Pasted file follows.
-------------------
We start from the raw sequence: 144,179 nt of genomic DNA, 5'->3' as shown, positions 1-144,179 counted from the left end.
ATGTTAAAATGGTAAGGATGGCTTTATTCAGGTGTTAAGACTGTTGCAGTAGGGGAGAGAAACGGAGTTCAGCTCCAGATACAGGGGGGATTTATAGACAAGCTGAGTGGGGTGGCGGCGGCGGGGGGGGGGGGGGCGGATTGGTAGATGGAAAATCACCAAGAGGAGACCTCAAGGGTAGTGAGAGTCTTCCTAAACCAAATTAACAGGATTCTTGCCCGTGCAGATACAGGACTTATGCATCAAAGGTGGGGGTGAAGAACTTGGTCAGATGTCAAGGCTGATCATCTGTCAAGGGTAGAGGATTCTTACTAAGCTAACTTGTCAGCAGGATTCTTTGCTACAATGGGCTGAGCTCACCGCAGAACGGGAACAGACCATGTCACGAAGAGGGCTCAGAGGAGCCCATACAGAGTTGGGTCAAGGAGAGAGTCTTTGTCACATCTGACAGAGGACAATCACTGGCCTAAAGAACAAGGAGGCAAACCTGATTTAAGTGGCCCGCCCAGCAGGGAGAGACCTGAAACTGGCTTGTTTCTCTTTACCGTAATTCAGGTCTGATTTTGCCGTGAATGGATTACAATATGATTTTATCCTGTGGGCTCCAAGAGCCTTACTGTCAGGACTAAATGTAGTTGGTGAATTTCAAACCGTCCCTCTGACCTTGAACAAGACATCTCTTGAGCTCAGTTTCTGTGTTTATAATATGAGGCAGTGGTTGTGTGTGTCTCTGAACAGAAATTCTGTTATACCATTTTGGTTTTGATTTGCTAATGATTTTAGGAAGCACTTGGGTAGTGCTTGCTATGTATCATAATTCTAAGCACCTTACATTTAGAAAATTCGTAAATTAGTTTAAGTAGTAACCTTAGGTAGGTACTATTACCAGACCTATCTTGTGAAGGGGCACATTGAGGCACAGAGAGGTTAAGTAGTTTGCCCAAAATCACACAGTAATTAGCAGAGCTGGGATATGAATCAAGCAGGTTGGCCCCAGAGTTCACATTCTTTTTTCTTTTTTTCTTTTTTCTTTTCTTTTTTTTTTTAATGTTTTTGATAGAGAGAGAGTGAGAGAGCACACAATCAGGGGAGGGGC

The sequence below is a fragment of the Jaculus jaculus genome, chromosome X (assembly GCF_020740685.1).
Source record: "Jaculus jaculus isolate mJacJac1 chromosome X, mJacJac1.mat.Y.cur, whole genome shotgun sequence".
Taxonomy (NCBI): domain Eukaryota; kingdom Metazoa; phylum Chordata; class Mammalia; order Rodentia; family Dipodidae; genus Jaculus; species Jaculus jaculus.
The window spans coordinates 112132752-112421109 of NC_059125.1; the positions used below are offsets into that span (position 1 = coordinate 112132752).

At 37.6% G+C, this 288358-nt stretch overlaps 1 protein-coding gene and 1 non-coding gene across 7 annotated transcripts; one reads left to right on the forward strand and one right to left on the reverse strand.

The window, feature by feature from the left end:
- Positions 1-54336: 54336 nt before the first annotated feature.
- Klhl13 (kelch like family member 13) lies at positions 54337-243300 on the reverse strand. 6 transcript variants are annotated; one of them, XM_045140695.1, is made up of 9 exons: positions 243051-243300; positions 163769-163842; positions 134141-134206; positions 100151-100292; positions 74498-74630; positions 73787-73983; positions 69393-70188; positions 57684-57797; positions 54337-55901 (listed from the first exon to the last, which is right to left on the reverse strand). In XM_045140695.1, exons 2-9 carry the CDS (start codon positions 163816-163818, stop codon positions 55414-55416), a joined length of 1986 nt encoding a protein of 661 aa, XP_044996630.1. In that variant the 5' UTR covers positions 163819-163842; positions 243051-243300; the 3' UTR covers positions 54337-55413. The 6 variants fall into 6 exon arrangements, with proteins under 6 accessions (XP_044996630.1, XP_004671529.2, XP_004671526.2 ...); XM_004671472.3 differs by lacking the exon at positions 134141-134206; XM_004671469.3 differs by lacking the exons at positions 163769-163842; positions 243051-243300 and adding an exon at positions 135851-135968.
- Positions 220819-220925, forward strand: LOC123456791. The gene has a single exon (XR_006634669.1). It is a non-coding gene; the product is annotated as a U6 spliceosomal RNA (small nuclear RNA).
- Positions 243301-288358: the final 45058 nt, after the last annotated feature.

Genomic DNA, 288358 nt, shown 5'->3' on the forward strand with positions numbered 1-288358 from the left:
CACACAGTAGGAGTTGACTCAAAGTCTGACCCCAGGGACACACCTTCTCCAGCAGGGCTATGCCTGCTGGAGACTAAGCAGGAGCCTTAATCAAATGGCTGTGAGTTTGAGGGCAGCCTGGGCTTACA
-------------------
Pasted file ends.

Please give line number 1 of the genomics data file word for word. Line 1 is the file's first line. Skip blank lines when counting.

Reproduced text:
We start from the raw sequence: 144,179 nt of genomic DNA, 5'->3' as shown, positions 1-144,179 counted from the left end.